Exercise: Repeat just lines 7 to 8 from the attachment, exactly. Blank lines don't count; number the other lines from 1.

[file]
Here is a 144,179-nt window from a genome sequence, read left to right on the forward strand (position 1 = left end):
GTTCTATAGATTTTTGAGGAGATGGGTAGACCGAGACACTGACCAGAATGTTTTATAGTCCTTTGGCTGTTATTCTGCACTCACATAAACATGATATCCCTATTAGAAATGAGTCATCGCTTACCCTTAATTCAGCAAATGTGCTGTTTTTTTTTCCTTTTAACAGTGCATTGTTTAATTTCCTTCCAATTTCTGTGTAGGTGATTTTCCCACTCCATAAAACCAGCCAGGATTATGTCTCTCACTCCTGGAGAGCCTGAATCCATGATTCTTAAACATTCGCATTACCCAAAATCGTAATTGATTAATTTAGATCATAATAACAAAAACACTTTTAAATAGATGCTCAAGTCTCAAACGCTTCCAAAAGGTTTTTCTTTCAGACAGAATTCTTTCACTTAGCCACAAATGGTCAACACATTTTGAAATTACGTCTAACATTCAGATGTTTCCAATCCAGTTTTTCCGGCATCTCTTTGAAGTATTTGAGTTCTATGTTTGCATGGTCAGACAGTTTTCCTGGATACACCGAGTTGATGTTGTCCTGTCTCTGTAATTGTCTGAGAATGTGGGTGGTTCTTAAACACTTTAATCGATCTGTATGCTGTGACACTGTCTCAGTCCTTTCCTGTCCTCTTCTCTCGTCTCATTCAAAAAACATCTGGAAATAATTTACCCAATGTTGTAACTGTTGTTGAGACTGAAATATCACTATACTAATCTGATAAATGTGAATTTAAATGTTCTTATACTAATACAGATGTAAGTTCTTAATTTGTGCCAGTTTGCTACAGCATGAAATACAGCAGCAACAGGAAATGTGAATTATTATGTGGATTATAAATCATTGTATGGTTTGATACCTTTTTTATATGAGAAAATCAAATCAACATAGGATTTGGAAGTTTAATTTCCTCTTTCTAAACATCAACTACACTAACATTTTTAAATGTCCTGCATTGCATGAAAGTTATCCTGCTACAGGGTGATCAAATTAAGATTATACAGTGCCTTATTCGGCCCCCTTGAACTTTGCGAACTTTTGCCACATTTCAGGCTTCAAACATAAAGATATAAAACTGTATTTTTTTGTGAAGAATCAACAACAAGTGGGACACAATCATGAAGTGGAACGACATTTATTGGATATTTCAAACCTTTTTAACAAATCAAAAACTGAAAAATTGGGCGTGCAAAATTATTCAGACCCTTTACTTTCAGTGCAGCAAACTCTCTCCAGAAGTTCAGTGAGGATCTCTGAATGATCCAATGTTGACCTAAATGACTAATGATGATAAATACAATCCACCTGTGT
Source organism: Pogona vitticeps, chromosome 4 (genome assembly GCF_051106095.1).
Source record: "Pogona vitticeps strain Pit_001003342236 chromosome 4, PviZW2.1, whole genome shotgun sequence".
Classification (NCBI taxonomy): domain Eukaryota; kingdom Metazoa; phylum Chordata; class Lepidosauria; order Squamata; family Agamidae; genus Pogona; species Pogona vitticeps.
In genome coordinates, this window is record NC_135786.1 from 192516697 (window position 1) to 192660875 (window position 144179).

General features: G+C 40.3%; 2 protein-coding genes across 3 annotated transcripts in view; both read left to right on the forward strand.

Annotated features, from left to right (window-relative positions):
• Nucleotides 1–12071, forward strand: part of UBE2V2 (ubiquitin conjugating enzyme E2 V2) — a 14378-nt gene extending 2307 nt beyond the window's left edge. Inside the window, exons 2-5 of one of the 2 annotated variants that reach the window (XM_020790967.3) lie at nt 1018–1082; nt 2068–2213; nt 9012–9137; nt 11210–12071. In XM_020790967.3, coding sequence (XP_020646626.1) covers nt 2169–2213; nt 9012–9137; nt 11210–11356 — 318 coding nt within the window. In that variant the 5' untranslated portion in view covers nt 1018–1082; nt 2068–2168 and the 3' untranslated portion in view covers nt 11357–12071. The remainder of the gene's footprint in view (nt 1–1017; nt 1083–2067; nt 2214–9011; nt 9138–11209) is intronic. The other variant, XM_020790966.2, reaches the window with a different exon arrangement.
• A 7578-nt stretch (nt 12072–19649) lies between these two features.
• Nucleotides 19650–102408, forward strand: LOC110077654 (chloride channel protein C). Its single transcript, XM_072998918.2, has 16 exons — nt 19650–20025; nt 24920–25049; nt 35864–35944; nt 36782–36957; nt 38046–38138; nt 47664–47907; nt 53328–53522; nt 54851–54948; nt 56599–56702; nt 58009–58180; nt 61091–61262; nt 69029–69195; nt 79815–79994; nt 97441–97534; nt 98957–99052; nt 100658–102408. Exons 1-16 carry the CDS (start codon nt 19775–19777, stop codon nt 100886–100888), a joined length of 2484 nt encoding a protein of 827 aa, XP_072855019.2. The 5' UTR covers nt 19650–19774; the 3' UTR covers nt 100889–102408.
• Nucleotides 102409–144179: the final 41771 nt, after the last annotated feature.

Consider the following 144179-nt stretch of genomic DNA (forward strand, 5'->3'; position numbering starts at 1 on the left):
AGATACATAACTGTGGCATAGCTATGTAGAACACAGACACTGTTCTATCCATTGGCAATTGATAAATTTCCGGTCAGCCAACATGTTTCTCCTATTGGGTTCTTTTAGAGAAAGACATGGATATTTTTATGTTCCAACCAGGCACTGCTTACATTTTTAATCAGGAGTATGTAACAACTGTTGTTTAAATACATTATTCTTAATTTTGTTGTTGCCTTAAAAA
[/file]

General features: G+C 40.3%; 2 protein-coding genes across 3 annotated transcripts in view; both read left to right on the forward strand.

Annotated features, from left to right (window-relative positions):